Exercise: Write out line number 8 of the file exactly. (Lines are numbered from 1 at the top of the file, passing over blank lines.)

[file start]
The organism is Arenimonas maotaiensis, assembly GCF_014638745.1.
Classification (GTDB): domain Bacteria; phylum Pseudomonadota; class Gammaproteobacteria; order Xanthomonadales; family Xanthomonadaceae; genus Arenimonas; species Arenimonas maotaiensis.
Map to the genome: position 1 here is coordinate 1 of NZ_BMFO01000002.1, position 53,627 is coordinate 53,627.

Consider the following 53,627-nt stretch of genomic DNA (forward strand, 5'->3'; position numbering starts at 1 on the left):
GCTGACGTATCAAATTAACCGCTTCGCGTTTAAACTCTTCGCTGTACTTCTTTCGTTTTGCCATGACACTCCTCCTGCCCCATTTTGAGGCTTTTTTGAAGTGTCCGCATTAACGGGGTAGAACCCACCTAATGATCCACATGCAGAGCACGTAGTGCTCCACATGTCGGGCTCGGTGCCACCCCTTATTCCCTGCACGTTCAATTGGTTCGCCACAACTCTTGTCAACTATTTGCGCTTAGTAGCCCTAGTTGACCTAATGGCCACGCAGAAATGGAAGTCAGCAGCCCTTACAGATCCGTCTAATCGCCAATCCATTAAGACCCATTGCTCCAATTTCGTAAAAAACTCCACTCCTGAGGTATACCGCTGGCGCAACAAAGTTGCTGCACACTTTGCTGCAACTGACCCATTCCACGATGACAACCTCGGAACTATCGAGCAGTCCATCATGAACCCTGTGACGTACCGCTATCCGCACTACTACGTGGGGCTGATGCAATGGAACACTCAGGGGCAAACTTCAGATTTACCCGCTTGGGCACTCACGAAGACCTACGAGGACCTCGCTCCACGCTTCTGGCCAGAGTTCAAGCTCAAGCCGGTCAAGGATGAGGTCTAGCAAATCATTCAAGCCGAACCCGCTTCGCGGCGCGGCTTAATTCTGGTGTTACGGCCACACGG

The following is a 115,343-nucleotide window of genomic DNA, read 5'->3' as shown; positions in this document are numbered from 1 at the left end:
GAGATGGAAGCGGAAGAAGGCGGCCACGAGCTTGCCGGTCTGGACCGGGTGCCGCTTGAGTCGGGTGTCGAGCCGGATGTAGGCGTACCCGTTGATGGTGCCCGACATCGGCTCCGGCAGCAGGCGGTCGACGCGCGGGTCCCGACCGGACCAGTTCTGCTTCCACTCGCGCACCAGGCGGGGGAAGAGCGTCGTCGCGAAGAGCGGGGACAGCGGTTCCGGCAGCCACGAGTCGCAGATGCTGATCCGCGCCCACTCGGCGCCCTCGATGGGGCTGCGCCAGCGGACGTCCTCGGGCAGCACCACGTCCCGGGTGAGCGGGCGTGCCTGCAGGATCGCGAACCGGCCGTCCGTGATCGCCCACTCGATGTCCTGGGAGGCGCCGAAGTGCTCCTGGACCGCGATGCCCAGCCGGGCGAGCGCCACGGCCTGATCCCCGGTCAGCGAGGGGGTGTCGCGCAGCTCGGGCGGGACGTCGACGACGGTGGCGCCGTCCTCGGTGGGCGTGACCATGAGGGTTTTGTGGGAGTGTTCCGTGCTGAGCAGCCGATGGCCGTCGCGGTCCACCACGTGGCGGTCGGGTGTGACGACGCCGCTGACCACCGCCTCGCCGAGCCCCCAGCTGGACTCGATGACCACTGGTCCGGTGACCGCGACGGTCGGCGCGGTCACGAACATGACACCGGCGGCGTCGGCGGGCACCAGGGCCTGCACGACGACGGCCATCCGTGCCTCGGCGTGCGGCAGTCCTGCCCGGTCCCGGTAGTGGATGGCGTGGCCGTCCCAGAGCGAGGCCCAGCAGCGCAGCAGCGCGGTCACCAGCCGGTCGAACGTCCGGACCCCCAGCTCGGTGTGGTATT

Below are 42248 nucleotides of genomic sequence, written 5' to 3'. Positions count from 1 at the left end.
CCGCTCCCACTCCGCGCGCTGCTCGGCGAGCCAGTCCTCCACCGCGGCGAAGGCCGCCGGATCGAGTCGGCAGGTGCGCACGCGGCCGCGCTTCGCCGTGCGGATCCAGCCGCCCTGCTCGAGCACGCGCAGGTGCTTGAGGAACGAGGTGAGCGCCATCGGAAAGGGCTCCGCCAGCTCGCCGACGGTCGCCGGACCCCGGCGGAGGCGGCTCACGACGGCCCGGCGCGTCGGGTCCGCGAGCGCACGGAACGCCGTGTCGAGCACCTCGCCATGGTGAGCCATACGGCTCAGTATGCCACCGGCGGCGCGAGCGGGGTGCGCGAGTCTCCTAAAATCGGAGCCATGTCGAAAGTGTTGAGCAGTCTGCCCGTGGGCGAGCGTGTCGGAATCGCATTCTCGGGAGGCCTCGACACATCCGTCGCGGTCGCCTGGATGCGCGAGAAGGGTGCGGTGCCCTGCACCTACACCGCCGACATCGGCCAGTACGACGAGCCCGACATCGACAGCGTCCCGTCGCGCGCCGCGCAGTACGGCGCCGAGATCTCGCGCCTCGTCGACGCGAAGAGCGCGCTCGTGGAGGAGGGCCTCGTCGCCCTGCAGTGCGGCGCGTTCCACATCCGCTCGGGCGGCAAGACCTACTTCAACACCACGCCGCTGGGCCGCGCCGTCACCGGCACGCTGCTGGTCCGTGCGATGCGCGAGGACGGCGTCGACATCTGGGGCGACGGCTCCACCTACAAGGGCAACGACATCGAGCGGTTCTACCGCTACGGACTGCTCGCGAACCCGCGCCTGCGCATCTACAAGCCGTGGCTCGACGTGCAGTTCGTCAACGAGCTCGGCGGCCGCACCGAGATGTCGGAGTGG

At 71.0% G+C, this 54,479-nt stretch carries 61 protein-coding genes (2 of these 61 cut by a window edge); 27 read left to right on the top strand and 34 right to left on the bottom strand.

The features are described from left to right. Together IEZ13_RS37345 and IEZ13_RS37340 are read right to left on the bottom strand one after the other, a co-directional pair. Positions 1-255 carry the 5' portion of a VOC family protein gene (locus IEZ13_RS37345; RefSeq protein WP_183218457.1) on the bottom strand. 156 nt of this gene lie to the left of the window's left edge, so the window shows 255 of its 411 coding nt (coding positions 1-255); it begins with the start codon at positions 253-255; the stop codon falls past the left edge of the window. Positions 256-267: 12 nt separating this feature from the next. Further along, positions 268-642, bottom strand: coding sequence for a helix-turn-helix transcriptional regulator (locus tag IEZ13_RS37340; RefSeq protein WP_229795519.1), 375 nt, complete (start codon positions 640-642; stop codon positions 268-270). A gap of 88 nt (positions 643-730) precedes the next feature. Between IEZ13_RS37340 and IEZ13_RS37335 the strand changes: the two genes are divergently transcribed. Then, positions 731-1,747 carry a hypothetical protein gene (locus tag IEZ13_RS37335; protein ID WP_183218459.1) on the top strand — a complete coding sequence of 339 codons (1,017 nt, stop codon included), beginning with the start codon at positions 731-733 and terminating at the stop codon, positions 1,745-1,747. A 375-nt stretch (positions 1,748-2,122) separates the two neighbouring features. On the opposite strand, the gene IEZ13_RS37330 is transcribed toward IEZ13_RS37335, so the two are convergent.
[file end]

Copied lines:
Below are 42248 nucleotides of genomic sequence, written 5' to 3'. Positions count from 1 at the left end.